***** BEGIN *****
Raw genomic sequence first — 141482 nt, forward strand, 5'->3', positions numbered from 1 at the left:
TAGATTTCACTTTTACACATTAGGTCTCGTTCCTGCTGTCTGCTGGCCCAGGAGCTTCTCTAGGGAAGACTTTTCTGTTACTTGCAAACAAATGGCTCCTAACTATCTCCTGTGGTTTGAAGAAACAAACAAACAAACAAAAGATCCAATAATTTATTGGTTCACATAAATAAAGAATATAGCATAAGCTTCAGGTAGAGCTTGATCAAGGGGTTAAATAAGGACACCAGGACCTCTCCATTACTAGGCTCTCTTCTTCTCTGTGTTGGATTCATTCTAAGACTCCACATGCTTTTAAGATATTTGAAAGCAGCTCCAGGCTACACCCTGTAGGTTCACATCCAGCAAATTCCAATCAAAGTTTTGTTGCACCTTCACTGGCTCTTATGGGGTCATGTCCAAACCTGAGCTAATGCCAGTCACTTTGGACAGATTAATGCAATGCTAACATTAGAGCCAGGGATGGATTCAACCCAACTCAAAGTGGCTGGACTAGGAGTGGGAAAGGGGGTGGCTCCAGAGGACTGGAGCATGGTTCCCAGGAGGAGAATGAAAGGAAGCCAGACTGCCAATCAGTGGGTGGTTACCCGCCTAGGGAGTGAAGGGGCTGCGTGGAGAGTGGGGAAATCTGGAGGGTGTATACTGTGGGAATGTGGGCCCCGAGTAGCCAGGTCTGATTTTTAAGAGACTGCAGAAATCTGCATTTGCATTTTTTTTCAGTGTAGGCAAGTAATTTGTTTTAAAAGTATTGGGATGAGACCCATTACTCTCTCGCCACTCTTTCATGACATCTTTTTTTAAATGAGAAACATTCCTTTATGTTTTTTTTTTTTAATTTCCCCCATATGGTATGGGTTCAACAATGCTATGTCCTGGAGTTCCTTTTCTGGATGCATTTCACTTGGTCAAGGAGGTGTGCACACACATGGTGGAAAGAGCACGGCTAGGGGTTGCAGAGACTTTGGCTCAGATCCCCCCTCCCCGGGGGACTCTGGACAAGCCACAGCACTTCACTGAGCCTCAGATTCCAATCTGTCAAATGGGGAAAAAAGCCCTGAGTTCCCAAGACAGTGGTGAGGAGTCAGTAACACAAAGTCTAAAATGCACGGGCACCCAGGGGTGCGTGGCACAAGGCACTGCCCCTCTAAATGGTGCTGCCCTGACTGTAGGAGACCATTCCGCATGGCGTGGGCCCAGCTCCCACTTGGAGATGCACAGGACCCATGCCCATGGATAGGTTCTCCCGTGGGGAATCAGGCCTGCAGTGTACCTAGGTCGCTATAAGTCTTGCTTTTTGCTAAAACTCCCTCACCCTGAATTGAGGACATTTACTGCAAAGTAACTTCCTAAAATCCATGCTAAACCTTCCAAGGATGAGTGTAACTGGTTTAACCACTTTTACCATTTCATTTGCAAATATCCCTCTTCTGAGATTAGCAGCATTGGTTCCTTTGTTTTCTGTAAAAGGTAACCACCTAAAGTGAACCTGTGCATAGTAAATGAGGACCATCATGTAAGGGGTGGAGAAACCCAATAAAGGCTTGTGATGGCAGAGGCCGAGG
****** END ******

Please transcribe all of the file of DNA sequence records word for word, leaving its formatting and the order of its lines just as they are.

Raw genomic sequence first — 141482 nt, forward strand, 5'->3', positions numbered from 1 at the left:
TAGATTTCACTTTTACACATTAGGTCTCGTTCCTGCTGTCTGCTGGCCCAGGAGCTTCTCTAGGGAAGACTTTTCTGTTACTTGCAAACAAATGGCTCCTAACTATCTCCTGTGGTTTGAAGAAACAAACAAACAAACAAAAGATCCAATAATTTATTGGTTCACATAAATAAAGAATATAGCATAAGCTTCAGGTAGAGCTTGATCAAGGGGTTAAATAAGGACACCAGGACCTCTCCATTACTAGGCTCTCTTCTTCTCTGTGTTGGATTCATTCTAAGACTCCACATGCTTTTAAGATATTTGAAAGCAGCTCCAGGCTACACCCTGTAGGTTCACATCCAGCAAATTCCAATCAAAGTTTTGTTGCACCTTCACTGGCTCTTATGGGGTCATGTCCAAACCTGAGCTAATGCCAGTCACTTTGGACAGATTAATGCAATGCTAACATTAGAGCCAGGGATGGATTCAACCCAACTCAAAGTGGCTGGACTAGGAGTGGGAAAGGGGGTGGCTCCAGAGGACTGGAGCATGGTTCCCAGGAGGAGAATGAAAGGAAGCCAGACTGCCAATCAGTGGGTGGTTACCCGCCTAGGGAGTGAAGGGGCTGCGTGGAGAGTGGGGAAATCTGGAGGGTGTATACTGTGGGAATGTGGGCCCCGAGTAGCCAGGTCTGATTTTTAAGAGACTGCAGAAATCTGCATTTGCATTTTTTTTCAGTGTAGGCAAGTAATTTGTTTTAAAAGTATTGGGATGAGACCCATTACTCTCTCGCCACTCTTTCATGACATCTTTTTTTAAATGAGAAACATTCCTTTATGTTTTTTTTTTTTAATTTCCCCCATATGGTATGGGTTCAACAATGCTATGTCCTGGAGTTCCTTTTCTGGATGCATTTCACTTGGTCAAGGAGGTGTGCACACACATGGTGGAAAGAGCACGGCTAGGGGTTGCAGAGACTTTGGCTCAGATCCCCCCTCCCCGGGGGACTCTGGACAAGCCACAGCACTTCACTGAGCCTCAGATTCCAATCTGTCAAATGGGGAAAAAAGCCCTGAGTTCCCAAGACAGTGGTGAGGAGTCAGTAACACAAAGTCTAAAATGCACGGGCACCCAGGGGTGCGTGGCACAAGGCACTGCCCCTCTAAATGGTGCTGCCCTGACTGTAGGAGACCATTCCGCATGGCGTGGGCCCAGCTCCCACTTGGAGATGCACAGGACCCATGCCCATGGATAGGTTCTCCCGTGGGGAATCAGGCCTGCAGTGTACCTAGGTCGCTATAAGTCTTGCTTTTTGCTAAAACTCCCTCACCCTGAATTGAGGACATTTACTGCAAAGTAACTTCCTAAAATCCATGCTAAACCTTCCAAGGATGAGTGTAACTGGTTTAACCACTTTTACCATTTCATTTGCAAATATCCCTCTTCTGAGATTAGCAGCATTGGTTCCTTTGTTTTCTGTAAAAGGTAACCACCTAAAGTGAACCTGTGCATAGTAAATGAGGACCATCATGTAAGGGGTGGAGAAACCCAATAAAGGCTTGTGATGGCAGAGGCCGAGG